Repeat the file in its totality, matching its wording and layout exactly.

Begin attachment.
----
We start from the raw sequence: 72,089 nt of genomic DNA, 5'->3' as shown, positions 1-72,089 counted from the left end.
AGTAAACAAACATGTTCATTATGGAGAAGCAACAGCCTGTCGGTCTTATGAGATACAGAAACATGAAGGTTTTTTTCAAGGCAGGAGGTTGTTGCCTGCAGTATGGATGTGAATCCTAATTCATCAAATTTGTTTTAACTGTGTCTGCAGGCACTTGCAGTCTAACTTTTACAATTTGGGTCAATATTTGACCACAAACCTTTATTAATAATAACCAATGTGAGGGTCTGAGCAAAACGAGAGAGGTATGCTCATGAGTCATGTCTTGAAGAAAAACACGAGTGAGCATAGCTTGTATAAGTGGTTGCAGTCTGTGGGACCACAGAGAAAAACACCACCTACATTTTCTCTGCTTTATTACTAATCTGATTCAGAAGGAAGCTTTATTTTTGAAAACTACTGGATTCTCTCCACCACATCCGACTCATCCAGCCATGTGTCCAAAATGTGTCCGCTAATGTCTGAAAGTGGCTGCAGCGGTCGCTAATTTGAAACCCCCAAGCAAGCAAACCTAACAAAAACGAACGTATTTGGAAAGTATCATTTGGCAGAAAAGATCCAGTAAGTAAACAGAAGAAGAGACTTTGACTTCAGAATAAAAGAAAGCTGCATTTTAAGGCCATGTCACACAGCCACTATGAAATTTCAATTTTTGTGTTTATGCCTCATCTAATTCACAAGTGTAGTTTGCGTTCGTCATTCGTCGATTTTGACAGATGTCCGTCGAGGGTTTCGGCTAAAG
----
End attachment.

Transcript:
We start from the raw sequence: 72,089 nt of genomic DNA, 5'->3' as shown, positions 1-72,089 counted from the left end.
AGTAAACAAACATGTTCATTATGGAGAAGCAACAGCCTGTCGGTCTTATGAGATACAGAAACATGAAGGTTTTTTTCAAGGCAGGAGGTTGTTGCCTGCAGTATGGATGTGAATCCTAATTCATCAAATTTGTTTTAACTGTGTCTGCAGGCACTTGCAGTCTAACTTTTACAATTTGGGTCAATATTTGACCACAAACCTTTATTAATAATAACCAATGTGAGGGTCTGAGCAAAACGAGAGAGGTATGCTCATGAGTCATGTCTTGAAGAAAAACACGAGTGAGCATAGCTTGTATAAGTGGTTGCAGTCTGTGGGACCACAGAGAAAAACACCACCTACATTTTCTCTGCTTTATTACTAATCTGATTCAGAAGGAAGCTTTATTTTTGAAAACTACTGGATTCTCTCCACCACATCCGACTCATCCAGCCATGTGTCCAAAATGTGTCCGCTAATGTCTGAAAGTGGCTGCAGCGGTCGCTAATTTGAAACCCCCAAGCAAGCAAACCTAACAAAAACGAACGTATTTGGAAAGTATCATTTGGCAGAAAAGATCCAGTAAGTAAACAGAAGAAGAGACTTTGACTTCAGAATAAAAGAAAGCTGCATTTTAAGGCCATGTCACACAGCCACTATGAAATTTCAATTTTTGTGTTTATGCCTCATCTAATTCACAAGTGTAGTTTGCGTTCGTCATTCGTCGATTTTGACAGATGTCCGTCGAGGGTTTCGGCTAAAG